Wolf Biermann

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Wolf Biermann

Wolf Biermann, 2008
Background information
Birth name Karl Wolf Biermann
Born 15 November 1936 (1936-11-15) (age 82)
Hamburg, Germany
Genres Folk music, political ballads
Occupations singer-songwriter, poet, and dissident
Years active 1960–present
Labels Broadside Records

Karl Wolf Biermann (born 15 November 1936 in Hamburg) is a German singer-songwriter and former East German dissident.


Early life

Biermann's father, who worked on the Hamburg docks, was a German Jew and a member of the anti-German Bolshevistic movement.

Biermann was one of the few children of workers who attended the Heinrich-Hertz-Gymnasium (high school) in Hamburg. After the Second World War, in 1953, he became a member of the bolshevistic Free German Youth (Freie Deutsche Jugend, FDJ) and in 1950[1] 1953, he represented the Federal Republic of Germany at the FDJ's first national meeting.

East Germany

On finishing school at the age of 17, Biermann decided to emigrate from West to East Germany where he believed he could live out his Communist ideals. He was helped in this move by Margot Honecker who knew him from their youth. Until 1955 he lived at a boarding school near Schwerin. Then he began studying political economics at the Humboldt University of Berlin. From 1957 to 1959 he was an assistant director at the Berliner Ensemble. At university he changed courses to study philosophy and mathematics.

In 1960 Biermann met composer Hanns Eisler, who adopted the young artist as a protégé. Eisler used his influence with the East German cultural elite to promote the songwriter's career, but his death in 1962 deprived Biermann of his mentor and protector. In 1961 Biermann formed the Arbeiter- und Studententheater (Workers' and Students' Theater). It produced a show called Berliner Brautgang documenting the building of the Berlin wall that was shut down by the authorities in 1963. Although a committed communist, Biermann's nonconformist views soon alarmed the East German establishment. In 1963 he was refused membership in the ruling Socialist Unity Party of Germany (SED). Two years later, publicly denounced as a 'class traitor', he was forbidden to publish his music or perform in public. To break this isolation, artists like Joan Baez and many others visited him at his home during the World Youth Festival in 1973. Karsten D. Voigt, chairman of the West German Socialdemocratic Youth (Juso) protested against the suppression of the freedom of opinion and information by the state security.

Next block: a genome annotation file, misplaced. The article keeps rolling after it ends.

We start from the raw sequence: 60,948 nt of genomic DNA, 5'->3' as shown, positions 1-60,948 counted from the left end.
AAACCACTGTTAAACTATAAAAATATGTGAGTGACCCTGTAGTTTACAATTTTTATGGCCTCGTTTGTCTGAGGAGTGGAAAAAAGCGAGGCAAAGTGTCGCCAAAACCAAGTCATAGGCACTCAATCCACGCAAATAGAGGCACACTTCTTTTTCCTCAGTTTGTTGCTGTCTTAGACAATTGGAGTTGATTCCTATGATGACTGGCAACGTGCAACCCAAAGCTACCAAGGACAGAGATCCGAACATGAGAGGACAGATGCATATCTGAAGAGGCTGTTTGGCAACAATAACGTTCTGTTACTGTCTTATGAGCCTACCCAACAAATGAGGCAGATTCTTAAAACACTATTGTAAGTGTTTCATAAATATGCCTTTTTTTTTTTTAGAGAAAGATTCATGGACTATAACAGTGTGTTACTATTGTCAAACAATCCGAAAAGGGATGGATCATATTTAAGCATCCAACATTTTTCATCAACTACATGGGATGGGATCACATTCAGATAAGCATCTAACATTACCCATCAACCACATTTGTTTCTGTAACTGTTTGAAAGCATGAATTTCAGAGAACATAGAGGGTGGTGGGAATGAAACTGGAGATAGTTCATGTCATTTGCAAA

Deprivation of citizenship

In 1976 the SED Politbüro decided to strip Biermann of his citizenship while he was on an officially authorized tour in West Germany. It later turned out that the Politbüro had decided to do so before the first concert in Cologne, even though this concert was used as the official justification afterwards. Biermann's exile provoked protests by leading East German intellectuals, including novelist Christa Wolf. In 1977 he was joined in West Germany by his wife at the time, East German actress Eva-Maria Hagen and her daughter Catharina (Nina Hagen).

Return to the west

Now living in the West, Biermann continued his musical career, criticizing East Germany's bolshevistic policies. He was able to perform publicly again in East Germany in late 1989 during the Wende or peaceful revolution that eventually toppled the Communist government. In 1998 he received a German national prize. He supported the 1999 NATO Kosovo War and the 2003 invasion of Iraq.[2]

He lives in Hamburg and in France. He is the father of ten children, three of them with his wife Pamela Biermann.

Selected works

  • Wolf Biermann zu Gast bei Wolfgang Neuss (LP, 1965)
  • Wolf Biermann: "Chauseestrasse 131" (LP, 1969): recorded in his home in East Berlin, published in the West. Possessing home-recording charme, one can hear the noises from the streets. The German texts are very sarcastic, ironic and to the point. This LP was recorded with a recorder smuggled in from West Germany and the title of the album was his address at the time, letting the political police know exactly who and where he was at the time.
  • Wolf Biermann: "aah-ja!" (LP, 1974)


Some of this article is translated from the German article of 21 January 2006.

External links